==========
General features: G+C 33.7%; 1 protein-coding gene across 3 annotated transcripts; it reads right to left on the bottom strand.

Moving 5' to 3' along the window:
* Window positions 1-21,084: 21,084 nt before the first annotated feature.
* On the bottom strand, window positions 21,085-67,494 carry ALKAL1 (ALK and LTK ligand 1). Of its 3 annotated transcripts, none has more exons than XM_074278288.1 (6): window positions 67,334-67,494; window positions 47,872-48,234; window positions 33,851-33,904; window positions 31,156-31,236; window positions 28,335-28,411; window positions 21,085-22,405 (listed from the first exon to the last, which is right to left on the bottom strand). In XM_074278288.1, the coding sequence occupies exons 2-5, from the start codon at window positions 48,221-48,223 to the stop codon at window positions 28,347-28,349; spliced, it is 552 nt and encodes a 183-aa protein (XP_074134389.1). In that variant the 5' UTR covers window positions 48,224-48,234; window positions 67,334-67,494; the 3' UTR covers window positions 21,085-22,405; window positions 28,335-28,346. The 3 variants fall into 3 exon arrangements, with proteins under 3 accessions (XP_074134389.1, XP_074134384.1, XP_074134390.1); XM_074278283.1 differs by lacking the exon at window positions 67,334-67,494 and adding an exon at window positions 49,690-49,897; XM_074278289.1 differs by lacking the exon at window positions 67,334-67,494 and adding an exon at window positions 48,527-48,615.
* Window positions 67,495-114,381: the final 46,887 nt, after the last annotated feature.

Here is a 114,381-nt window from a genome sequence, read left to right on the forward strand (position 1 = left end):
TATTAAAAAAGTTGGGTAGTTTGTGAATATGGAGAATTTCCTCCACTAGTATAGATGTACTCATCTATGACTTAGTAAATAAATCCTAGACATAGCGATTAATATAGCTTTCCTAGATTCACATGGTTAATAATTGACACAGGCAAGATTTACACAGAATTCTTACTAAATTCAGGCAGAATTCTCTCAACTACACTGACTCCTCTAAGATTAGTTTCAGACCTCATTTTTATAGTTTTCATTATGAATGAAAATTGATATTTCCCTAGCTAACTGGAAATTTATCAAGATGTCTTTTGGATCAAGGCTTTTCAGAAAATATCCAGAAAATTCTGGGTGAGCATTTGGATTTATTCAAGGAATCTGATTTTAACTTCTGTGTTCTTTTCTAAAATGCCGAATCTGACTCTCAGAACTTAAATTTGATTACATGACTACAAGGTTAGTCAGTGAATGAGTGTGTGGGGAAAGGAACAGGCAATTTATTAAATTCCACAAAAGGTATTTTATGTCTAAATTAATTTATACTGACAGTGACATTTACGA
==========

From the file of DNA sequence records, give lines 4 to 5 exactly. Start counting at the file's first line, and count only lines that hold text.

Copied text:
* On the bottom strand, window positions 21,085-67,494 carry ALKAL1 (ALK and LTK ligand 1). Of its 3 annotated transcripts, none has more exons than XM_074278288.1 (6): window positions 67,334-67,494; window positions 47,872-48,234; window positions 33,851-33,904; window positions 31,156-31,236; window positions 28,335-28,411; window positions 21,085-22,405 (listed from the first exon to the last, which is right to left on the bottom strand). In XM_074278288.1, the coding sequence occupies exons 2-5, from the start codon at window positions 48,221-48,223 to the stop codon at window positions 28,347-28,349; spliced, it is 552 nt and encodes a 183-aa protein (XP_074134389.1). In that variant the 5' UTR covers window positions 48,224-48,234; window positions 67,334-67,494; the 3' UTR covers window positions 21,085-22,405; window positions 28,335-28,346. The 3 variants fall into 3 exon arrangements, with proteins under 3 accessions (XP_074134389.1, XP_074134384.1, XP_074134390.1); XM_074278283.1 differs by lacking the exon at window positions 67,334-67,494 and adding an exon at window positions 49,690-49,897; XM_074278289.1 differs by lacking the exon at window positions 67,334-67,494 and adding an exon at window positions 48,527-48,615.
* Window positions 67,495-114,381: the final 46,887 nt, after the last annotated feature.